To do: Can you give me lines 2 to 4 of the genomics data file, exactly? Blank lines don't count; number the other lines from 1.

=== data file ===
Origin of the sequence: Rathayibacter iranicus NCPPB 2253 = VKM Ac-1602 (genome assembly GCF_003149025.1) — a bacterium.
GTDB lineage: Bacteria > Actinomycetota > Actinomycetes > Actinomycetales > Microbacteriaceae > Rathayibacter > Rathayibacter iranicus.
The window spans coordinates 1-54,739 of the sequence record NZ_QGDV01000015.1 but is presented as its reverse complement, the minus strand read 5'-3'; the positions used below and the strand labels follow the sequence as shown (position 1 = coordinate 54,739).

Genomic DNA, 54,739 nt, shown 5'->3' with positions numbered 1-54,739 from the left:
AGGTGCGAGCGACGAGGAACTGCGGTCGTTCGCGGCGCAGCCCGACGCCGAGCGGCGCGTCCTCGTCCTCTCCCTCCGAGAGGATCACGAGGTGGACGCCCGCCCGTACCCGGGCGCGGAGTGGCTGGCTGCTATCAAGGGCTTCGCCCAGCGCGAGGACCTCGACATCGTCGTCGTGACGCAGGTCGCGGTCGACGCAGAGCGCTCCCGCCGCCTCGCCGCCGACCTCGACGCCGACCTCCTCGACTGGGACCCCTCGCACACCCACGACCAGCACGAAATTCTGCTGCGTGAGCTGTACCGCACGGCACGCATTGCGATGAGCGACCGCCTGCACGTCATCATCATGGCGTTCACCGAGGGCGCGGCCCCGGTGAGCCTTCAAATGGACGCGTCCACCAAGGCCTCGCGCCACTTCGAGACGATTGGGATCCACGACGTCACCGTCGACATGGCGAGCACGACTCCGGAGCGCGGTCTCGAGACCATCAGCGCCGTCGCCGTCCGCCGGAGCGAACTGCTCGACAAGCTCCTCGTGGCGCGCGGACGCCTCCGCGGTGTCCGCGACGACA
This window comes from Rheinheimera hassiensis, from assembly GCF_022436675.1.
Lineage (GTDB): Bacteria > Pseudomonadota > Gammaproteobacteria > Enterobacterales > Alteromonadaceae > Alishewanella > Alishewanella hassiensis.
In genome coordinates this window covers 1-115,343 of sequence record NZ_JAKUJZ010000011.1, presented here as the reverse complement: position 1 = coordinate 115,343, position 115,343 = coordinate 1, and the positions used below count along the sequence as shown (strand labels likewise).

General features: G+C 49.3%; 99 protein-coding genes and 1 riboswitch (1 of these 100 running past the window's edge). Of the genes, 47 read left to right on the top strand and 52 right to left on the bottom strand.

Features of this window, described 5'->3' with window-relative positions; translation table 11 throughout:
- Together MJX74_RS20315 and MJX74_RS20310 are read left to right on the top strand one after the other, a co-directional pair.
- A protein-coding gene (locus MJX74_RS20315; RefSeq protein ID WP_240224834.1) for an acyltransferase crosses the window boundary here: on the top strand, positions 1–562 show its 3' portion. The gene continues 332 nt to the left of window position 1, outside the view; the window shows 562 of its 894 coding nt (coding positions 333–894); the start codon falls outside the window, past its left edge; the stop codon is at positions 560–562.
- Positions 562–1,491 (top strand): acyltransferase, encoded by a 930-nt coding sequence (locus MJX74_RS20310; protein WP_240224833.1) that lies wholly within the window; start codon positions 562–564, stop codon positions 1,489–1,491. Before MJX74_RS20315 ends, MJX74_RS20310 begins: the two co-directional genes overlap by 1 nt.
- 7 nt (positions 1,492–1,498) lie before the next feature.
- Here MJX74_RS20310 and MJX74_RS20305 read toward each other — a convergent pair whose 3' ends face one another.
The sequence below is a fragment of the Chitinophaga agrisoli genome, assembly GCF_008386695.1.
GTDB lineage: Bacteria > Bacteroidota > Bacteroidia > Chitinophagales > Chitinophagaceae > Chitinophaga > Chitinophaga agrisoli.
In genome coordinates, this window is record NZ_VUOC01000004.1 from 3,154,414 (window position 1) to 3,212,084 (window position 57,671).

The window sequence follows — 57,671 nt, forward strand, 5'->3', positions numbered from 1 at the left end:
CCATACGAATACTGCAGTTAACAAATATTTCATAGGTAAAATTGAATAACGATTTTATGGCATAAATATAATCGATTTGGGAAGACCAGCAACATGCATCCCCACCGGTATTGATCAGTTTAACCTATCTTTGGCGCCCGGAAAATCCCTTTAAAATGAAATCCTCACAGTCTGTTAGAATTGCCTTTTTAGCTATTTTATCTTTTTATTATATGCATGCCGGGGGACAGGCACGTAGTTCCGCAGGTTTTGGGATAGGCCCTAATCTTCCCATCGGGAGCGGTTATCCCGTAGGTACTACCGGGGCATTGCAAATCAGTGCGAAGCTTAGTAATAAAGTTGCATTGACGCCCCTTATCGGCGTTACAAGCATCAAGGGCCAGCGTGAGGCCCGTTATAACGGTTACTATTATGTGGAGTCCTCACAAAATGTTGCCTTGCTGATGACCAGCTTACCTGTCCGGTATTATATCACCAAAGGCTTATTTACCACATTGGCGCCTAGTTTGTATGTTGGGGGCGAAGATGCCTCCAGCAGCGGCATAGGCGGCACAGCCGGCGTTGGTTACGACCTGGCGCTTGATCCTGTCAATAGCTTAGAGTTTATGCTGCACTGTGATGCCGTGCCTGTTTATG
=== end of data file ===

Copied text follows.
GTDB lineage: Bacteria > Actinomycetota > Actinomycetes > Actinomycetales > Microbacteriaceae > Rathayibacter > Rathayibacter iranicus.
The window spans coordinates 1-54,739 of the sequence record NZ_QGDV01000015.1 but is presented as its reverse complement, the minus strand read 5'-3'; the positions used below and the strand labels follow the sequence as shown (position 1 = coordinate 54,739).

Genomic DNA, 54,739 nt, shown 5'->3' with positions numbered 1-54,739 from the left: